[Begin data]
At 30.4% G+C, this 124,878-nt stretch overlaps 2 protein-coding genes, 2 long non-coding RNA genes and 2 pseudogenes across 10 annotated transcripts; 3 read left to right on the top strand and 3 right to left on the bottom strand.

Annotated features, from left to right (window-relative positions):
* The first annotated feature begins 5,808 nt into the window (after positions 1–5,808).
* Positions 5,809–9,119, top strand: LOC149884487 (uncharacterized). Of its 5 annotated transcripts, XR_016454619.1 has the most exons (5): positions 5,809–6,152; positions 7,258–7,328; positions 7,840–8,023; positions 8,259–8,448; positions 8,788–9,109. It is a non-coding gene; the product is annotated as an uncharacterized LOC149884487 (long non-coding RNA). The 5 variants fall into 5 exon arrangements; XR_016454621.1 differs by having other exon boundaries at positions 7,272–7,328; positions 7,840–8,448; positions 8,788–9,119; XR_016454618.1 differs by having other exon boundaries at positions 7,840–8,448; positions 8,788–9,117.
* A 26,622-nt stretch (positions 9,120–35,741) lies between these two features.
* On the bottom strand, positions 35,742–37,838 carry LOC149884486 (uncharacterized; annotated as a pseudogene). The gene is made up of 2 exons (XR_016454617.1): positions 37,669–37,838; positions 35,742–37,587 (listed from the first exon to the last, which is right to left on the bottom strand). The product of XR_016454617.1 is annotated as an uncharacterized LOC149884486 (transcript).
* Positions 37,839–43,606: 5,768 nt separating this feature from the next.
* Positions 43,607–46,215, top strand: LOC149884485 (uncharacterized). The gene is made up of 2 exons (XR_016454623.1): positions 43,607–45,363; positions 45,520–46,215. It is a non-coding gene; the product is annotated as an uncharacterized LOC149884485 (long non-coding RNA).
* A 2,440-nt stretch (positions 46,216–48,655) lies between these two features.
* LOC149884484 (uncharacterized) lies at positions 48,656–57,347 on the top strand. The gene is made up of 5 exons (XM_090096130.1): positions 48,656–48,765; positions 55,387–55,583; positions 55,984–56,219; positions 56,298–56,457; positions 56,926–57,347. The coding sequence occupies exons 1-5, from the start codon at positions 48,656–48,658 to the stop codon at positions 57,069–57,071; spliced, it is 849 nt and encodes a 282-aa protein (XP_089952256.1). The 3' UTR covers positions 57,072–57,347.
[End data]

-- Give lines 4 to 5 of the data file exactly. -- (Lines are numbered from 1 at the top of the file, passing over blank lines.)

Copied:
* Positions 5,809–9,119, top strand: LOC149884487 (uncharacterized). Of its 5 annotated transcripts, XR_016454619.1 has the most exons (5): positions 5,809–6,152; positions 7,258–7,328; positions 7,840–8,023; positions 8,259–8,448; positions 8,788–9,109. It is a non-coding gene; the product is annotated as an uncharacterized LOC149884487 (long non-coding RNA). The 5 variants fall into 5 exon arrangements; XR_016454621.1 differs by having other exon boundaries at positions 7,272–7,328; positions 7,840–8,448; positions 8,788–9,119; XR_016454618.1 differs by having other exon boundaries at positions 7,840–8,448; positions 8,788–9,117.
* A 26,622-nt stretch (positions 9,120–35,741) lies between these two features.